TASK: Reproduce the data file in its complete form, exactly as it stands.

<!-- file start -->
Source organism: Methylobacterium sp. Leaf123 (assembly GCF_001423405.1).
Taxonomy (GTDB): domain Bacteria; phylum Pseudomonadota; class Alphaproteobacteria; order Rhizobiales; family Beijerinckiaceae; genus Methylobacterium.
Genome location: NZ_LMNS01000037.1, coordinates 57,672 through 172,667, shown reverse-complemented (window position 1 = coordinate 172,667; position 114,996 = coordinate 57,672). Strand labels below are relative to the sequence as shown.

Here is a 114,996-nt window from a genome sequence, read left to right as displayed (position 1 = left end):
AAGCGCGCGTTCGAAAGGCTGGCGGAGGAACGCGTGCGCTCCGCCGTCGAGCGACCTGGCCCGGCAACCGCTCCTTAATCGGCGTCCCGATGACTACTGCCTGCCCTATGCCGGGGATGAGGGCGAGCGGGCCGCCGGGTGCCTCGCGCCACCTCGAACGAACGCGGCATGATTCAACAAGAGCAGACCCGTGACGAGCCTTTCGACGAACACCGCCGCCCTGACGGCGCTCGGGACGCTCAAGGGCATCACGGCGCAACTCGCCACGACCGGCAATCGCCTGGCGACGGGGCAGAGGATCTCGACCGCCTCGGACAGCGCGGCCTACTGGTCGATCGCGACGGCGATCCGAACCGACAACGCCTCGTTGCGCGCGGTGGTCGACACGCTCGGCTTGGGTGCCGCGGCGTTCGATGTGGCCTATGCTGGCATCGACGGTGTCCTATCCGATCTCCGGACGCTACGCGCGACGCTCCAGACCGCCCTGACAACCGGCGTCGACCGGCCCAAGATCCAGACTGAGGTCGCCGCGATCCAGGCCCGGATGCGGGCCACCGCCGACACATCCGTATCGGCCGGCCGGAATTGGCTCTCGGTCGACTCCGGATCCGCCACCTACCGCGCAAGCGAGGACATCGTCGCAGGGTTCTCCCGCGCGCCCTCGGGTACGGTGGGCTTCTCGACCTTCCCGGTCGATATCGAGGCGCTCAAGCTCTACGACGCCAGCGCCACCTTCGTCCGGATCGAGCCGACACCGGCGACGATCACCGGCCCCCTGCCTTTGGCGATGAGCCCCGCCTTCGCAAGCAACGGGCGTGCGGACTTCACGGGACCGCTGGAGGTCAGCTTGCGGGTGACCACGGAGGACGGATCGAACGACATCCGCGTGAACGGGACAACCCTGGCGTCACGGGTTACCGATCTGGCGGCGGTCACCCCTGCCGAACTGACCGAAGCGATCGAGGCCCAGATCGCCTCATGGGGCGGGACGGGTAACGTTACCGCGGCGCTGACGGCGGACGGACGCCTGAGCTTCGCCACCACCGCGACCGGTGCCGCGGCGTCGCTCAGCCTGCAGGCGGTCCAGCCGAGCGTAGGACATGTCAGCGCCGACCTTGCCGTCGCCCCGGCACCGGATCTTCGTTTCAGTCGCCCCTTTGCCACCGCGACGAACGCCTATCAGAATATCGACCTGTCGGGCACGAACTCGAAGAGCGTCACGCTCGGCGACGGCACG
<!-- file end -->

Source organism: Methylobacterium sp. Leaf123 (assembly GCF_001423405.1).
Taxonomy (GTDB): domain Bacteria; phylum Pseudomonadota; class Alphaproteobacteria; order Rhizobiales; family Beijerinckiaceae; genus Methylobacterium.
Genome location: NZ_LMNS01000037.1, coordinates 57,672 through 172,667, shown reverse-complemented (window position 1 = coordinate 172,667; position 114,996 = coordinate 57,672). Strand labels below are relative to the sequence as shown.

Here is a 114,996-nt window from a genome sequence, read left to right as displayed (position 1 = left end):
AAGCGCGCGTTCGAAAGGCTGGCGGAGGAACGCGTGCGCTCCGCCGTCGAGCGACCTGGCCCGGCAACCGCTCCTTAATCGGCGTCCCGATGACTACTGCCTGCCCTATGCCGGGGATGAGGGCGAGCGGGCCGCCGGGTGCCTCGCGCCACCTCGAACGAACGCGGCATGATTCAACAAGAGCAGACCCGTGACGAGCCTTTCGACGAACACCGCCGCCCTGACGGCGCTCGGGACGCTCAAGGGCATCACGGCGCAACTCGCCACGACCGGCAATCGCCTGGCGACGGGGCAGAGGATCTCGACCGCCTCGGACAGCGCGGCCTACTGGTCGATCGCGACGGCGATCCGAACCGACAACGCCTCGTTGCGCGCGGTGGTCGACACGCTCGGCTTGGGTGCCGCGGCGTTCGATGTGGCCTATGCTGGCATCGACGGTGTCCTATCCGATCTCCGGACGCTACGCGCGACGCTCCAGACCGCCCTGACAACCGGCGTCGACCGGCCCAAGATCCAGACTGAGGTCGCCGCGATCCAGGCCCGGATGCGGGCCACCGCCGACACATCCGTATCGGCCGGCCGGAATTGGCTCTCGGTCGACTCCGGATCCGCCACCTACCGCGCAAGCGAGGACATCGTCGCAGGGTTCTCCCGCGCGCCCTCGGGTACGGTGGGCTTCTCGACCTTCCCGGTCGATATCGAGGCGCTCAAGCTCTACGACGCCAGCGCCACCTTCGTCCGGATCGAGCCGACACCGGCGACGATCACCGGCCCCCTGCCTTTGGCGATGAGCCCCGCCTTCGCAAGCAACGGGCGTGCGGACTTCACGGGACCGCTGGAGGTCAGCTTGCGGGTGACCACGGAGGACGGATCGAACGACATCCGCGTGAACGGGACAACCCTGGCGTCACGGGTTACCGATCTGGCGGCGGTCACCCCTGCCGAACTGACCGAAGCGATCGAGGCCCAGATCGCCTCATGGGGCGGGACGGGTAACGTTACCGCGGCGCTGACGGCGGACGGACGCCTGAGCTTCGCCACCACCGCGACCGGTGCCGCGGCGTCGCTCAGCCTGCAGGCGGTCCAGCCGAGCGTAGGACATGTCAGCGCCGACCTTGCCGTCGCCCCGGCACCGGATCTTCGTTTCAGTCGCCCCTTTGCCACCGCGACGAACGCCTATCAGAATATCGACCTGTCGGGCACGAACTCGAAGAGCGTCACGCTCGGCGACGGCACG